After my colleague Dave Cilliers and I managed to “win” our little contest against Ridefast magazine, assembling two Suzuki GSX-S1000s from as-shipped condition to delivery condition, both teams got to ride away on the bikes to keep them for a couple of months. Dave took first dibs and you can read his impressions here but, for the last two weeks, the Suzuki has resided in my garage, giving me the chance to renew my acquaintance with what has long been one of my favourite Suzuki models.
It is adventure bikes that garner all the headlines which is understandable as they are so popular and that is a shame as there are so many interesting bikes behind all that noise that simply don’t get the attention they deserve.
The GSX-S1000 first appeared in 2015 and gained immediate respect for having a lightly reworked version of the iconic 2005 K5 – K8 GSX-R1000 engine. That engine had a longer stroke than previous versions, giving a much broader spread of power and torque, not to mention a glorious howl from the exhaust pipe. The GSX-S chassis had lazier geometry than the GSX-R for better stability, KYB supplied the suspension and Brembo the brakes. Cheaper than rival bikes from Honda, Yamaha, Kawasaki, BMW, Aprilia and KTM, it was in no way inferior to any of them and Suzuki engineering meant the engine was virtually bullet-proof.
Fast forward to 2021 and a second-generation GSX-S1000 arrived, with detail differences throughout, including new styling. The engine received new cams, valve springs, exhaust and air box to not only make the engine Euro5 emissions compliant but boost power to a genuine 150bhp. With the new bi-directional quick shifter, the engine is near-perfect: brilliantly responsive, impressively tractable and endlessly flexible. It’s more than quick enough for the street and would prove to be exhilarating fun on a race track.
There are three engine modes, A, B and C, with ‘A’ being the most direct and responsive. If anything, for street riding it is a little too sensitive, producing a slight lurching ride over bad roads as your right hand can’t help but be jostled. ‘B’ spec is much better in this respect while affecting performance, not one jot. Completing the electronics package is five-way traction control, ABS, Suzuki’s Easi-Start and low-rpm assist which helps prevent stalling. There’s no internal measurement unit so no lean-sensitive TC or ABS but that’s not a deal-breaker.
The engine is just amazing. It is so tractable that I would often turn a sharp corner and accelerate away with the bike still in fifth gear! Laziness on the part of the rider, perhaps, but it is easy to be lured into doing that by the torque which is frankly incredible for an inline four-cylinder engine. Even ignoring the quick-shifter (which is one of the best I’ve ever sampled), this is a completely relaxing bike to ride around town as you can just leave it in one gear and use the whole rev range.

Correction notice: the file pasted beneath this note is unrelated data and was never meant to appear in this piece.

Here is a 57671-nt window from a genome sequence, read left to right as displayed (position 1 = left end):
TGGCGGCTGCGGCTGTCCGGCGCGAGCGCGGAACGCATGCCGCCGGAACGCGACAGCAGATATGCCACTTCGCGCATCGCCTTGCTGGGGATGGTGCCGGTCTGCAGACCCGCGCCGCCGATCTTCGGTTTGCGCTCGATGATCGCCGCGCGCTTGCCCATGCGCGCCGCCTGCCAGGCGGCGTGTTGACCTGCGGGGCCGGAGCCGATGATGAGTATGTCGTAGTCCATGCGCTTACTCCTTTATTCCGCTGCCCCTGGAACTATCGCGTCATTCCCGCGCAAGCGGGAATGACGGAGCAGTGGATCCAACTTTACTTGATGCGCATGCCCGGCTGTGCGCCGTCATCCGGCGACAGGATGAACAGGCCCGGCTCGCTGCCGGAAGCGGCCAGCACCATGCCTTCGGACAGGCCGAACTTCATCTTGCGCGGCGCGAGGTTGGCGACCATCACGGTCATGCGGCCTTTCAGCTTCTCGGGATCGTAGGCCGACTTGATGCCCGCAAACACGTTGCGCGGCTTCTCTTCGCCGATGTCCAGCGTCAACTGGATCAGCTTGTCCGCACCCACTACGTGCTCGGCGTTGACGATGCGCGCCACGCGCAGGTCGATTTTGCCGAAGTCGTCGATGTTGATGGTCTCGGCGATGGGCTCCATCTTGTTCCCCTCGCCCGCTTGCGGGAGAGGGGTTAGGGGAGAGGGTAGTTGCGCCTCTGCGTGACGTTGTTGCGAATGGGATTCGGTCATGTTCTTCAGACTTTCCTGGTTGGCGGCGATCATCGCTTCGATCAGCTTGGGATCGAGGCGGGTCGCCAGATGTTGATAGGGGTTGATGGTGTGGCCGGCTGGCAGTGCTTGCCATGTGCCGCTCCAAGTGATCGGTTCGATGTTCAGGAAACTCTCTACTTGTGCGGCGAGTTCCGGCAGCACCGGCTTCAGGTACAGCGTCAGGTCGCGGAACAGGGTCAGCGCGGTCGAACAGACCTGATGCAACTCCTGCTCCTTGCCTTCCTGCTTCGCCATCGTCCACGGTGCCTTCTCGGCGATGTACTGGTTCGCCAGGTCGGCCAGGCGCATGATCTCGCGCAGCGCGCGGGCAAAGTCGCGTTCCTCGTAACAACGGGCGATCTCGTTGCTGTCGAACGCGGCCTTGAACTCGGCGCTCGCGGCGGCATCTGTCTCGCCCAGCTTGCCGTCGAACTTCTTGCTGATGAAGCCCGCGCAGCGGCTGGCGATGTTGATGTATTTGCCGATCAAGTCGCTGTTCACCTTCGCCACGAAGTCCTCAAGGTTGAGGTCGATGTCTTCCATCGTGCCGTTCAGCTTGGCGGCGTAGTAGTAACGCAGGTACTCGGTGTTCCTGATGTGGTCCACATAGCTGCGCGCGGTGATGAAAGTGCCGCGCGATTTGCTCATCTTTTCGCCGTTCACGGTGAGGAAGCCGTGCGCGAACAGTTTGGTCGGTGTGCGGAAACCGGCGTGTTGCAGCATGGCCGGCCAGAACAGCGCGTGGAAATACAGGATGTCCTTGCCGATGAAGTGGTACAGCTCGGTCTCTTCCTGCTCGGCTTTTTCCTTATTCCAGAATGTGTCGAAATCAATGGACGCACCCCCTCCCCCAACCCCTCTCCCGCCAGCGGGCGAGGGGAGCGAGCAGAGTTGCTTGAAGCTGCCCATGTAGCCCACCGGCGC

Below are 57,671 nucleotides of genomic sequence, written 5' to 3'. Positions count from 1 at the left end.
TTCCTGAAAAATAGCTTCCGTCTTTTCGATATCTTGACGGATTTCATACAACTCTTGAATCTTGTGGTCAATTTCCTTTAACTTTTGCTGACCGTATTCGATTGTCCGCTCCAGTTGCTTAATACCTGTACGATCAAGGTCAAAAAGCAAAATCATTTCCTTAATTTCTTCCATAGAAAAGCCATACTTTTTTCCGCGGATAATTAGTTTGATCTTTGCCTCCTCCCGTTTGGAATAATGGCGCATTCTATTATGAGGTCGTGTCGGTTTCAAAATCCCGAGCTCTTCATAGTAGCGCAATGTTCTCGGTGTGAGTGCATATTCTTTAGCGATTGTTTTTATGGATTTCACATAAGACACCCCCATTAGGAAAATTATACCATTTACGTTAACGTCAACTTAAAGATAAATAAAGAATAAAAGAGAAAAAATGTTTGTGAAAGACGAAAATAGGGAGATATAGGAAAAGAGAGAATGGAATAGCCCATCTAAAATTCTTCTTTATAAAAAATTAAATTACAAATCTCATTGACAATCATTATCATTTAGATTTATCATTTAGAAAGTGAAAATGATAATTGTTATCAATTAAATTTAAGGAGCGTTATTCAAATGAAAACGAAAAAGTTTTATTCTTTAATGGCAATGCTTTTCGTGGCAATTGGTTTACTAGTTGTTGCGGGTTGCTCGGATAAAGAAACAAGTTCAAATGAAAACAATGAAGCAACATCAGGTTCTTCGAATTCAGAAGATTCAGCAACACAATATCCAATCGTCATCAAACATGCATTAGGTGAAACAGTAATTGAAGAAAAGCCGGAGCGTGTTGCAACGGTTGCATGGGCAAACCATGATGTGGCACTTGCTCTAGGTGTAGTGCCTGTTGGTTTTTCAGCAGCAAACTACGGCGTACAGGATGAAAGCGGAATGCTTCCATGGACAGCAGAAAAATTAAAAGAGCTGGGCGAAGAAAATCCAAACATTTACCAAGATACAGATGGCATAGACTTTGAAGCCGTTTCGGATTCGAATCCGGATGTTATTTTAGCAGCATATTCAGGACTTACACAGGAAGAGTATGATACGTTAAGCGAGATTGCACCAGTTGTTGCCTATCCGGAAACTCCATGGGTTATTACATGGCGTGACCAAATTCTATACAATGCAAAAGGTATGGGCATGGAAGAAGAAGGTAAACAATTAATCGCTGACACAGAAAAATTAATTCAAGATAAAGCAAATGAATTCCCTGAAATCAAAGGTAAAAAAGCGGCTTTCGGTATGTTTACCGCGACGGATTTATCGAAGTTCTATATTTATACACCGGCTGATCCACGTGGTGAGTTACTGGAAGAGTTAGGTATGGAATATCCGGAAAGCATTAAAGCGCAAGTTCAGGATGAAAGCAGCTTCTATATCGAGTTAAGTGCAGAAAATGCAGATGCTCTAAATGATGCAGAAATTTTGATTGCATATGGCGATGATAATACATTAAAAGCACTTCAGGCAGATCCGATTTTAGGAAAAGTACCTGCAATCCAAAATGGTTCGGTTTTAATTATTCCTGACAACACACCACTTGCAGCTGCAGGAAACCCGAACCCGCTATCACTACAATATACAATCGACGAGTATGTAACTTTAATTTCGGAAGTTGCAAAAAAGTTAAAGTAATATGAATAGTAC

Of course, that is not what this bike is about. Get it out on the open road and it is everything you could ever need: super stable, confidence-inspiring and real-world fast. The suspension, which is jarringly hard on poor city streets, comes into its own, the brakes powerful and progressive and the riding position is near-perfect and surprisingly comfortable for long days in the saddle. I can’t speak for the pillion seat but I suspect it might be on the small side to elicit similar praise from a passenger.
The looks are divisive. Personally, I’m not a fan of the headlight treatment but others who saw it loved it. The best thing I can say about the front is that, when riding it, you can’t see it! The headlights are impressive at night. The side profile of the GSX-S1000 is its best side by far and even the “sorry, we forgot to paint it” primer grey has grown on me to the point where that is the colour I would probably specify over the Suzuki blue that is also available and which his one of my favourite colours on any motorcycle.
The best thing about the Suzuki GSX-S1000 is the fact that it just doesn’t shout about itself. In a line-up of the current crop of naked sports bikes, it is possibly the one you would notice least: until you rode it, that is. It has a wonderful solid feel to go alongside the chassis dynamics and punchy engine. It just feels as if every element is working together in harmony which, of course, they should be doing but it’s always satisfying to feel it in practice.
If the Suzuki GSX-S1000 lacks the fireworks of the Ducati Streetfighter V4 and the Kawasaki Z H2 or the tech of the BMW S1000R and the Triumph Speed Triple 1200RS, then it is a refreshingly honest naked sports bike. It has enough of everything and no more to make it near-perfect: excess isn’t a part of the GSX-S1000’s make-up and, for my money, it’s all the better for it.
Let me put it another way: while the Suzuki has been in the garage, a few other bikes have come and gone but when it came down to it, the Suzuki was the one I chose more often than not to take out for a ride. It will be very difficult to hand over the key when the time comes to return it.
For more information on the bike featured in this article, click on the link below…